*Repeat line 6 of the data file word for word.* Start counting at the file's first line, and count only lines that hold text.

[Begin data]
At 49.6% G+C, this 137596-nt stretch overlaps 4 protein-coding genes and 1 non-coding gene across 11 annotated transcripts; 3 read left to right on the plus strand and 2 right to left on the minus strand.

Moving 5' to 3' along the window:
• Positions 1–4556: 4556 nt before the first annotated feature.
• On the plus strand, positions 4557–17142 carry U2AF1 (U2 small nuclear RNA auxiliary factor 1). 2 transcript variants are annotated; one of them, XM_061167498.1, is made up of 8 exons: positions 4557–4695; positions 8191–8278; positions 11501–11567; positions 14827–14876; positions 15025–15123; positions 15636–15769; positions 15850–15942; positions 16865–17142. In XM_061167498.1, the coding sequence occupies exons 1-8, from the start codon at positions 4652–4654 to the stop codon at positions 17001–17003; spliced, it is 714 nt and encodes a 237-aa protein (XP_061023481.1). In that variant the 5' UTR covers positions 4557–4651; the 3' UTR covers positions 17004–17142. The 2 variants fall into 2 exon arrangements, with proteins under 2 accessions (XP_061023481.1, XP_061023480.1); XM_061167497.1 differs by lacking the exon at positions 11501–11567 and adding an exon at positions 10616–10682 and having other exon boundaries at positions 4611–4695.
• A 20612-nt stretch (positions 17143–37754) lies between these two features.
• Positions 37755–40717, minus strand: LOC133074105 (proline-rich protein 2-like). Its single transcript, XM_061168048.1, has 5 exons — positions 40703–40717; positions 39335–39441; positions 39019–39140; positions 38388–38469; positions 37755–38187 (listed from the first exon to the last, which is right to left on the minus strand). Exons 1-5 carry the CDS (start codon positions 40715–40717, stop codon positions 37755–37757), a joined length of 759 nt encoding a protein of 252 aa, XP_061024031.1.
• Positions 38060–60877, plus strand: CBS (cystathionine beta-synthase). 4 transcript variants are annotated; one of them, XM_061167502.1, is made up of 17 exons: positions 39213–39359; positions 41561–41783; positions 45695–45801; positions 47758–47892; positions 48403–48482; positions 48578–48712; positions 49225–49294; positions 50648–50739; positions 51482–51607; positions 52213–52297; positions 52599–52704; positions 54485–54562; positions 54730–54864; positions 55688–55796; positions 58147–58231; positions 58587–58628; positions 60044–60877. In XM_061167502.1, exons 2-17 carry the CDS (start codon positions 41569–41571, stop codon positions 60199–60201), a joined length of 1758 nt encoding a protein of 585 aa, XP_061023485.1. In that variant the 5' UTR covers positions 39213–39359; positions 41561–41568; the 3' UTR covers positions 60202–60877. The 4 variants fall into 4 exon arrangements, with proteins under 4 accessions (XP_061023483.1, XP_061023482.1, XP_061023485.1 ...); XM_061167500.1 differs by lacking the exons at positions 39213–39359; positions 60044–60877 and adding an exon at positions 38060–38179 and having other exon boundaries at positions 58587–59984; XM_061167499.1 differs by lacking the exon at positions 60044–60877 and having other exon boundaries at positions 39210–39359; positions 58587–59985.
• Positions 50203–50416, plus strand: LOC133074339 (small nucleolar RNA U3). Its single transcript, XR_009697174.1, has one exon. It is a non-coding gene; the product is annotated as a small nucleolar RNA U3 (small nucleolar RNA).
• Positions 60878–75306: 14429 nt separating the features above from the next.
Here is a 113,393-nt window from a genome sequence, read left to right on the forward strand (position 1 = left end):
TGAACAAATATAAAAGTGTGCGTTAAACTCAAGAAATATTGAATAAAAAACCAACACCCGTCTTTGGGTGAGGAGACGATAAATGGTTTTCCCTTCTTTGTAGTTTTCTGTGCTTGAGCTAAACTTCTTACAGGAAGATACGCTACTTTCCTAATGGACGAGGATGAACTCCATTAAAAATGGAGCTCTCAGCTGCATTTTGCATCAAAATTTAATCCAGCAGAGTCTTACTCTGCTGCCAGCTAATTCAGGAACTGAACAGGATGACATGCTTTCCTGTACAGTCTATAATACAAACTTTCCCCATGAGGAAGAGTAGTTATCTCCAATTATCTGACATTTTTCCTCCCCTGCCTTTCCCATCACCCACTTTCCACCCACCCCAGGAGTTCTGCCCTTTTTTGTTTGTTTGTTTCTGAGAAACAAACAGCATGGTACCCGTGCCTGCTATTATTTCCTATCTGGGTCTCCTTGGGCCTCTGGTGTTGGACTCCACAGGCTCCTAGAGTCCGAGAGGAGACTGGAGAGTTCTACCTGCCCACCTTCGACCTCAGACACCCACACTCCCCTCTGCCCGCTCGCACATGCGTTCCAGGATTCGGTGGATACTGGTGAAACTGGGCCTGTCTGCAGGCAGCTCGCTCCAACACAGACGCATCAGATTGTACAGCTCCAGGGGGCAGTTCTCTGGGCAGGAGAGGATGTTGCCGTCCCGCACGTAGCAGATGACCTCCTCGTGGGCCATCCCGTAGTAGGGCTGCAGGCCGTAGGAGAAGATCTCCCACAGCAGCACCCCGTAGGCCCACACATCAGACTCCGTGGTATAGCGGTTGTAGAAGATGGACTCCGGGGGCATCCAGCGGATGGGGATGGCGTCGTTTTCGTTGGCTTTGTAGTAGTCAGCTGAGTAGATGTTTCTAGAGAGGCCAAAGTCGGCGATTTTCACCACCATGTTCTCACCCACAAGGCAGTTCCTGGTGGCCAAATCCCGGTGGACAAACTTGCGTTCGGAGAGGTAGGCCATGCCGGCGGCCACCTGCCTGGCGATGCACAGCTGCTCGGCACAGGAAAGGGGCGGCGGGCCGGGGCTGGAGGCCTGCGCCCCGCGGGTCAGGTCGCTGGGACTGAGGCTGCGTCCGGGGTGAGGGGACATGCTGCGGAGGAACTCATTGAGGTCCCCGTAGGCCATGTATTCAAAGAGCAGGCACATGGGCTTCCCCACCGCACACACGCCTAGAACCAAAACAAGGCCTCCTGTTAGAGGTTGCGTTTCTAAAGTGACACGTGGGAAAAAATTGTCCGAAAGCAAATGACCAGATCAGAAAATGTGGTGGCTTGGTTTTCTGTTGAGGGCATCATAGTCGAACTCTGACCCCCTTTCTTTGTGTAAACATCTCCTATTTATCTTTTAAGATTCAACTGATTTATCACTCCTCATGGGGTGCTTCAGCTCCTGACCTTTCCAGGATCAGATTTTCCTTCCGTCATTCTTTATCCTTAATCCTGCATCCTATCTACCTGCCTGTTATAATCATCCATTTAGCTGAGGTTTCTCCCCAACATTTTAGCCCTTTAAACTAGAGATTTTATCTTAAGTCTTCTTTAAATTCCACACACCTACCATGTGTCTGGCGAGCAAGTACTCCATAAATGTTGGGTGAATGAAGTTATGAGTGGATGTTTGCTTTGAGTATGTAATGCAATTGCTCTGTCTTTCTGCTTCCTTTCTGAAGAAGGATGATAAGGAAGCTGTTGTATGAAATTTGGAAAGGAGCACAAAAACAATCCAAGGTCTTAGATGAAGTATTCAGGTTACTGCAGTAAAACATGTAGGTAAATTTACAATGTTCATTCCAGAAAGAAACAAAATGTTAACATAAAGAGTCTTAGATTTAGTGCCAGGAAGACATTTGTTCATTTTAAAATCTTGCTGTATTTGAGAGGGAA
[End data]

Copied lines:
• Positions 37755–40717, minus strand: LOC133074105 (proline-rich protein 2-like). Its single transcript, XM_061168048.1, has 5 exons — positions 40703–40717; positions 39335–39441; positions 39019–39140; positions 38388–38469; positions 37755–38187 (listed from the first exon to the last, which is right to left on the minus strand). Exons 1-5 carry the CDS (start codon positions 40715–40717, stop codon positions 37755–37757), a joined length of 759 nt encoding a protein of 252 aa, XP_061024031.1.